Selected Tape Transcripts
21 June, 1972, 9.30-10.38am, Oval Office, Nixon, Haldeman and Coulsen
Nixon: What’s the dope on the =Watergate incident? Anything break on that?
Haldeman: No. We talked about that. We don’t talk about it at the staff meeting. It’s very interesting because I’ve been prepared to =cold-cock it if it comes up at the staff meeting and it hasn’t even come up. You know, somebody made some crack about it or something, but it didn’t come up. Nobody wanted to discuss it. But I talked with =Mitchell afterwards.
Nixon: =Mitchell was at the staff meeting?
Nixon: Good, good.
Haldeman: Yes. Doesn’t say much. Well, but he does once in a while and he raises some good questions, more asking than telling. But it’s very useful to have =Mitchell there.
Haldeman: There’s nothing new. The whole question now is, =Mitchell’s concern is the =FBI, the question of how far they’re going in the process. He’s concerned that, that be turned off, and then they’re working on =John.
Nixon: My =God, =Ehrlichman, are you talking, it’s got to be done by =Ehrlichman.
Haldeman: Well, we were told yesterday in the discussion on this that we should not go direct to the =FBI. =Mitchell said today that we’ve got to, and he asked =Ehrlichman to talk to =Gray. =John’s doing it. The question that =John and I raised, both of us have been trying to think with a one step away from it and look at a strategy on creating see whether there’s something that we can do other than just sitting here and watching it drop on us bit by bit as it goes along. And there is it’s pretty tough to
Nixon: Think of anything.
Haldeman: start maybe now. =John laid out a scenario, which would involve this guy =Liddy at the committee confessing and taking, moving the thing up to that level, saying: “Yeah, I did it, I did it; I hired these guys, sent them over there, because I thought it would be a good move and build me up in the operation; I’m a little guy.”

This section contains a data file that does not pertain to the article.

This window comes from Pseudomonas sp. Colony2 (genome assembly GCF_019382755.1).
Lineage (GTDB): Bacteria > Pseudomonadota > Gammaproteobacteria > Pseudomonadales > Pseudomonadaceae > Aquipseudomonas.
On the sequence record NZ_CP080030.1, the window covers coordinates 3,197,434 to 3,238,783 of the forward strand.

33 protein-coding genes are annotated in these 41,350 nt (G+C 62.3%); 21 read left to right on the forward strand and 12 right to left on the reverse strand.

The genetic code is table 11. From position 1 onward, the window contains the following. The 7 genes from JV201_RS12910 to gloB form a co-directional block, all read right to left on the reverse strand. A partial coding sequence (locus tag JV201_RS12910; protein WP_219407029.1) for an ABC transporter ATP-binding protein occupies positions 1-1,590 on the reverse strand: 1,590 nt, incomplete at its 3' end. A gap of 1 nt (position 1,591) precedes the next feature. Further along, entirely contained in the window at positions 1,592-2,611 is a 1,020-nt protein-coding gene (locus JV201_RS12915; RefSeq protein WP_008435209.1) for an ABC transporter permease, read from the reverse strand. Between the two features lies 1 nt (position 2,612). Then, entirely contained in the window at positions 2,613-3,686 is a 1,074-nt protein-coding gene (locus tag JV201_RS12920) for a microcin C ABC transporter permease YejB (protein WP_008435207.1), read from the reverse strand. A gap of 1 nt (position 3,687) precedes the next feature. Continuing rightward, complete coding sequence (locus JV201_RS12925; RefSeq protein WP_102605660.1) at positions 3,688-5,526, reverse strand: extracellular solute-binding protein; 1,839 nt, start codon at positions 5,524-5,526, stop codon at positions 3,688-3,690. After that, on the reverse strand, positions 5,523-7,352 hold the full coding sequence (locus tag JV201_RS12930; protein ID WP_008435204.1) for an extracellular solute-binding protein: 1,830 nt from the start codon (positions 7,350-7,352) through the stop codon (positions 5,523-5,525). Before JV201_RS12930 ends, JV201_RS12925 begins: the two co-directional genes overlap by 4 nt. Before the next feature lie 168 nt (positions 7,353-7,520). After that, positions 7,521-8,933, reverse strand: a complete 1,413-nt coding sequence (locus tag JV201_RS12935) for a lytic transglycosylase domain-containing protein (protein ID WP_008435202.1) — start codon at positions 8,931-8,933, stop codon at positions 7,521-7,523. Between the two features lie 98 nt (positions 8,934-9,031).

Haldeman: Nobody pays any attention to him.
Nixon: Who’s he? He’s the guy with the detective agency?
Haldeman: No. =Liddy is the general counsel for the =Re-ElectionFinanceCommittee and he is the guy who did this.
Haldeman: I’m not sure how much he obviously knew something. I’m not how much. He clearly didn’t know any details.
Nixon: Isn’t there some way you can get a little better protection, little better protection for the =WhiteHouse on that? I think that was rather =ex. You know what I mean, the =Colson thing and so forth. I mean, he’s taking a bad rap there. Of course, if he’s taking the rap, basically the =WhiteHouse is taking the rap the =WhiteHouse consultant, and so forth and so on. He worked for =Kennedy, he worked for =Johnson, now he worked for the =WhiteHouse. That’s the whole story about him.
Haldeman: That he did.
Nixon: Okay. Well, maybe there isn’t much you can do about it. You’re convinced, though, this is a situation where =Colson is not involved, aren’t you?
Haldeman: Yes. I’m completely convinced of that. As far as I can determine.
Nixon: I’m not concerned. I just want to be sure we know what the facts are.
Haldeman: Well, I think that is the fact. The problem is that there are all kinds of other involvements and if they started a fishing thing on this they’re going to start picking up tracks. That’s what appeals to me about trying to get one jump ahead of them and hopefully cut the whole thing off and sink all of it. You see, =Ehrlichman paints a rather attractive picture on that, in that that gives you the opportunity to cut off the civil suit. The civil suit is potentially the most damaging thing to us in terms of those depositions.
Nixon: YOU mean you’d have =Liddy confess and say he did it unauthorized?
Haldeman: Unauthorized. And then on the civil suit, we plead whatever it is and you get a, what is it, a summary judgment or something. I don’t know what the legal name is. But he saw that as the way to cut it off, too, and then let it go to trial on the question of damages, and that would eliminate the need for the deposition.
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